On top of their individual communications with their own customers, the Big Four ISPs are jointly funding a £25million public awareness campaign. Parents are a major target group. The aim will be to raise their awareness of the importance of internet safety and encourage them to engage actively with their children’s online lives. The campaign will provide signposts to advice, guidance and best practice. Importantly it will also include information about how filters can help, what they can do and, just as vital, what they can’t.

Every new system has glitches

As with every major roll out there have been a few initial glitches. Some of the filters had incorrectly classified and therefore blocked good sites which children should be able to access. A special working party has been established to ensure such over-blocking is kept to an absolute minimum although it is undeniable there will always be a risk of some.

The ISPs have systems to allow anyone to appeal against a classification decision to get it swiftly remedied and, as already mentioned, the customization facility in any event also allows for individual sites to be added.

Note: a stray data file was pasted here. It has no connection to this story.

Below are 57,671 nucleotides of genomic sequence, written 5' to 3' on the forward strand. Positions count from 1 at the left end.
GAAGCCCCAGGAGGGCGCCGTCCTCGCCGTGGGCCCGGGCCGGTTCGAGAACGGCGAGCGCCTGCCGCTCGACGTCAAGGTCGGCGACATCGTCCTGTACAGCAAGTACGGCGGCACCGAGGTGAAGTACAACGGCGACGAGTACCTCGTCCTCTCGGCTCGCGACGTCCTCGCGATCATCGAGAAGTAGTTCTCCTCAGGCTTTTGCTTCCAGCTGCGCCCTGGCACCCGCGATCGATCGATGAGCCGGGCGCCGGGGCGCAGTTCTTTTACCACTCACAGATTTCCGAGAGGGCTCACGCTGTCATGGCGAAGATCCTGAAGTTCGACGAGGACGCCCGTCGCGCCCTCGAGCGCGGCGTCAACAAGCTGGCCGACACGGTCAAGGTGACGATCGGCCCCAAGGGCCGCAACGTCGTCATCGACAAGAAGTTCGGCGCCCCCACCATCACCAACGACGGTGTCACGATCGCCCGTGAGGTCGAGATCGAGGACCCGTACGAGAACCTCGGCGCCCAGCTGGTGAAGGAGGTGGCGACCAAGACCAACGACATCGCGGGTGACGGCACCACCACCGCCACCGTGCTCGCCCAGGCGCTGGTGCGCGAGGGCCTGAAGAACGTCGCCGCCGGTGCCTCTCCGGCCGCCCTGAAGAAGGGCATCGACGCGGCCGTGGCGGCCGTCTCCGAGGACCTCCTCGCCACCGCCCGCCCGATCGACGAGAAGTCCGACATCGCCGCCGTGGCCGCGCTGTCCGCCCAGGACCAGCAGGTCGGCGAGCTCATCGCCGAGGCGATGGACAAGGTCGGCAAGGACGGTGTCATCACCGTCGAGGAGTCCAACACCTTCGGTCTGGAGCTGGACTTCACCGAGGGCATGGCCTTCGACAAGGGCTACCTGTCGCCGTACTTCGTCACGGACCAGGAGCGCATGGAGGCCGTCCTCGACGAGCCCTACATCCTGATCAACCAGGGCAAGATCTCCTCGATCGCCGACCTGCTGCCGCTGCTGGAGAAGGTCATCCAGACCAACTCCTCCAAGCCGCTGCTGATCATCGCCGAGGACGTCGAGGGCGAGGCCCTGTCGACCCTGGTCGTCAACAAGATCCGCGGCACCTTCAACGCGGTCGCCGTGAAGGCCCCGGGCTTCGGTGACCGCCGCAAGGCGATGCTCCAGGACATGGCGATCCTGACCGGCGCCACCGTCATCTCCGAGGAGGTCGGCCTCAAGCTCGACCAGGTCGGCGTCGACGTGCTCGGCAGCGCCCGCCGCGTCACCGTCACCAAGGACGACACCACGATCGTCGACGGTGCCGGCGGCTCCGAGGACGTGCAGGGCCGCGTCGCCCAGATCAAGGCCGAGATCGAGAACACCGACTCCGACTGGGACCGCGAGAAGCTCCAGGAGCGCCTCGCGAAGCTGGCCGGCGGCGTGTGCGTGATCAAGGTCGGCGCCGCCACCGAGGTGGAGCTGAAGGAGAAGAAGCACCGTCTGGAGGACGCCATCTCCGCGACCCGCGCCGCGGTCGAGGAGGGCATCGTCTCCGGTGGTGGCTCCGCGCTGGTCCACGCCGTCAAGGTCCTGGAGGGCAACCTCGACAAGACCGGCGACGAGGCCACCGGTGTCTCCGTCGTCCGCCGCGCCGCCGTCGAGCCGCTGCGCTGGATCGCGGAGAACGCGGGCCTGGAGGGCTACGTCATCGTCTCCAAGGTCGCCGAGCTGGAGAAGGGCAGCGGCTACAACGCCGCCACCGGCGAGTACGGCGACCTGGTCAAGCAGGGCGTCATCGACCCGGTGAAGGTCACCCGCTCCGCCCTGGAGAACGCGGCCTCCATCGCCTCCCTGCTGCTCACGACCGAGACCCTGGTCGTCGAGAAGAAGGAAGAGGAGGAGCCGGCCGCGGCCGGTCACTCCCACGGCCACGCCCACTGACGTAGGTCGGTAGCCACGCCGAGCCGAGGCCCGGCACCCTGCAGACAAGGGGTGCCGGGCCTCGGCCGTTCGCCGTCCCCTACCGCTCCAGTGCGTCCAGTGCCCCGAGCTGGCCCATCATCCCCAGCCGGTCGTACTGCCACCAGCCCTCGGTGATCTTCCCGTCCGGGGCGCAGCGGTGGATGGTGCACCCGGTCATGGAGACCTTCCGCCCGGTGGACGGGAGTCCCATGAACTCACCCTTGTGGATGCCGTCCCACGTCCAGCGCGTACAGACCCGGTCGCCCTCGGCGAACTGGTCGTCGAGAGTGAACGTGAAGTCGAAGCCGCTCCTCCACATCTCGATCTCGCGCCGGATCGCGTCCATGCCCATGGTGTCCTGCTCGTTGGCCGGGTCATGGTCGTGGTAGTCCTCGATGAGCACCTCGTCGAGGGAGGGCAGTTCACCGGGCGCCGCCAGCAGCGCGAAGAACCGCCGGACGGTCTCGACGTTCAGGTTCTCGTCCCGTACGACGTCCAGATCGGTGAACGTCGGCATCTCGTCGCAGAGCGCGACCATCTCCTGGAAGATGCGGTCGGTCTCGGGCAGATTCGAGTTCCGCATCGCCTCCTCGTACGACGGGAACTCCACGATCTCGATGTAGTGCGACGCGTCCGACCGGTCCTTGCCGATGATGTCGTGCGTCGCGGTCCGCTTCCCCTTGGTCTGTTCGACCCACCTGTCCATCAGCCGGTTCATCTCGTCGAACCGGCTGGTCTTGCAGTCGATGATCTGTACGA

Research evidence

A few weeks ago Ofcom, the UK’s independent telecoms regulator, published the results of research into parental attitudes towards online safety.

Ofcom found parents saying (section 8) the whole business of setting up filters was too daunting. This group in particular will benefit from the new approach.

Worryingly between 1 in 6 and 1 in 7 parents (15%, para 1.12) acknowledged they did nothing to help their children stay safe online.

To be clear about that: doing nothing meant the parents concerned did not talk to their children about online safety, they did not check their browsing history or use safe search tools in the browser, neither did they use filters.

15% is too high a proportion to ignore. Whatever we have been doing up to now has not been working well enough. In that context what the UK’s ISPs are attempting with the new filtering initiative is innovative. We’ll see how the experiment pans out.